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Agriculture Bill

Part of the debate – in the House of Commons at 8:29 pm on 3rd February 2020.

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Photo of Geoffrey Clifton-Brown Geoffrey Clifton-Brown Conservative, The Cotswolds 8:29 pm, 3rd February 2020

And industrious too, no doubt—industrious in particular.

I declare my entry in the Register of Members’ Financial Interests, in that I am a farmer and receive income from farming.

As my hon. Friend the Member for Buckingham reminded us, this is the first debate that we have had since we left the European Union—and we have well and truly left the common agricultural policy, so we now have the opportunity to design a new domestic agricultural policy that will recognise the unique characteristics and needs of the UK farming industry as opposed to 27 European countries.

The Government, in the shape of my right hon. Friend Mr Davis, originally said that they would negotiate

“a comprehensive customs agreement that will deliver the exact same benefits as we have”.—[Official Report, 24 January 2017;
Vol. 620, c. 169.]

However, more recently, my right hon. Friend the Chancellor said in the Financial Times of 17 January that farms have had three years to prepare for a new trading relationship. But to prepare for what—a free trade agreement with full benefits or a no-deal situation where beef and sheep exports face 50% to 60% adverse tariffs? The future of agriculture is very uncertain at the moment. However, as my right hon. Friend the Secretary of State said in her excellent speech, this landmark legislation could not only boost productivity but give some of the highest environmental protection in the world, setting an example to others.

This is an industry that employs 474,000 people, with a net annual contribution to the UK economy of some £8 billion. Last summer, the National Audit Office produced a report with some frontline statistics, which it is very good at doing, saying that there were 85,000 recipients of CAP payments in England in 2017. It went on to say that of those, 82,500 would participate in the new environmental land management scheme by 2028. That seems a very high and optimistic target, I say to my hon. Friend the Minister, and it will be achieved only if the scheme has properly defined objectives, is relatively simple to apply for and operate, and, above all, has an absolute commitment from the Government to pay on time for the work done, in line with their commitment to other small businesses. As I said, this is a highly ambitious target. I remind the Government that only 20,000 farms, as opposed to 82,500, had enrolled in the countryside stewardship scheme after 42 years of operation.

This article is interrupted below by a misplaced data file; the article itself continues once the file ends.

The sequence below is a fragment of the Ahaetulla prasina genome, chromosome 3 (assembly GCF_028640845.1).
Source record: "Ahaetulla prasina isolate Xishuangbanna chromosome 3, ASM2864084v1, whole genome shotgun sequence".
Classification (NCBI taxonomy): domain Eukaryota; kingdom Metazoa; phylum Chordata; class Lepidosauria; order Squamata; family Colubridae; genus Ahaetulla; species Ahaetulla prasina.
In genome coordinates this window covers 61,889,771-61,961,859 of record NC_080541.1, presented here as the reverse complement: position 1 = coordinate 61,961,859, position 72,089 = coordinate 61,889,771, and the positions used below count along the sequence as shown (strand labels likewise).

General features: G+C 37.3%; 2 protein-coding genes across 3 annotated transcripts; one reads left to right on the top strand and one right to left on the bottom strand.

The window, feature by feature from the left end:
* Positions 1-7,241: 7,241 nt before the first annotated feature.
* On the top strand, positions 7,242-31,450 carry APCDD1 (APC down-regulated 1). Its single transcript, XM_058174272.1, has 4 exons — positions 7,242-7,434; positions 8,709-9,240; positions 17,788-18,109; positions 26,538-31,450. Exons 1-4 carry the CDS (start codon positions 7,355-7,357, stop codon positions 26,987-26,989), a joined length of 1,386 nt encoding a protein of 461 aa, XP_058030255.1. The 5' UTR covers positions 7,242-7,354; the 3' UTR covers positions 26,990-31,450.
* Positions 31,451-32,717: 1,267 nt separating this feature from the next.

The NAO report goes on to tell us that without direct payment, 42% of farms would have made a loss, assuming that everything else had remained the same. The Government are committed to making payments at the same level this year, thereafter moving to a system of public goods for public money. However, having tabled amendments to the previous Bill, which fell due to the general election, to ensure that food production is at the heart of this legislation, I find it somewhat disappointing to see that public goods do not secure more of our food supply. For farmers, it will be difficult to compete in the same market as those who either have a one-sided subsidy such as the CAP or regulations that discriminate against our farmers. I understand that this year, 95,000 tonnes of rapeseed was imported into this country from Ukraine—a country that is allowed to use neonicotinoids, which are banned in this country. So we are simply exporting environmental risk to other countries by doing this.